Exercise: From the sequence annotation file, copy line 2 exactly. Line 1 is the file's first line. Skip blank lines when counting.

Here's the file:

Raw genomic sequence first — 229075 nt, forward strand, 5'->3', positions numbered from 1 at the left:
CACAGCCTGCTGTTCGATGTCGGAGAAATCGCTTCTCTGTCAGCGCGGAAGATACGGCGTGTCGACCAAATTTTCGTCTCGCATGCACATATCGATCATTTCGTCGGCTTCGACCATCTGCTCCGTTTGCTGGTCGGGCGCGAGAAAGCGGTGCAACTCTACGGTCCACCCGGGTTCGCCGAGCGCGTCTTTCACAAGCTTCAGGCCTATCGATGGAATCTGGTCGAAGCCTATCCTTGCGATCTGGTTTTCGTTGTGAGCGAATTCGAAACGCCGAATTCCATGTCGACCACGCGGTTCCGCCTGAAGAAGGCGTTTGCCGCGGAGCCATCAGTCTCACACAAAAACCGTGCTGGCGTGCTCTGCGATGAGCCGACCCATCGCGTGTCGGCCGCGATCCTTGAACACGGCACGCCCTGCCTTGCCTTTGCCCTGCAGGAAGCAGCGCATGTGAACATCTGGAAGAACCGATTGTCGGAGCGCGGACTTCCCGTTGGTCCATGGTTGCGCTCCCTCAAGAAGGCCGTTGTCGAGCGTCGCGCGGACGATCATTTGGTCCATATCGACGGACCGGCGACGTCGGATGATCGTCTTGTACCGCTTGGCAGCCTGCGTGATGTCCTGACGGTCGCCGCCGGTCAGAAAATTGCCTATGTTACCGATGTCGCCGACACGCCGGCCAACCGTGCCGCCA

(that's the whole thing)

CACAGCCTGCTGTTCGATGTCGGAGAAATCGCTTCTCTGTCAGCGCGGAAGATACGGCGTGTCGACCAAATTTTCGTCTCGCATGCACATATCGATCATTTCGTCGGCTTCGACCATCTGCTCCGTTTGCTGGTCGGGCGCGAGAAAGCGGTGCAACTCTACGGTCCACCCGGGTTCGCCGAGCGCGTCTTTCACAAGCTTCAGGCCTATCGATGGAATCTGGTCGAAGCCTATCCTTGCGATCTGGTTTTCGTTGTGAGCGAATTCGAAACGCCGAATTCCATGTCGACCACGCGGTTCCGCCTGAAGAAGGCGTTTGCCGCGGAGCCATCAGTCTCACACAAAAACCGTGCTGGCGTGCTCTGCGATGAGCCGACCCATCGCGTGTCGGCCGCGATCCTTGAACACGGCACGCCCTGCCTTGCCTTTGCCCTGCAGGAAGCAGCGCATGTGAACATCTGGAAGAACCGATTGTCGGAGCGCGGACTTCCCGTTGGTCCATGGTTGCGCTCCCTCAAGAAGGCCGTTGTCGAGCGTCGCGCGGACGATCATTTGGTCCATATCGACGGACCGGCGACGTCGGATGATCGTCTTGTACCGCTTGGCAGCCTGCGTGATGTCCTGACGGTCGCCGCCGGTCAGAAAATTGCCTATGTTACCGATGTCGCCGACACGCCGGCCAACCGTGCCGCCA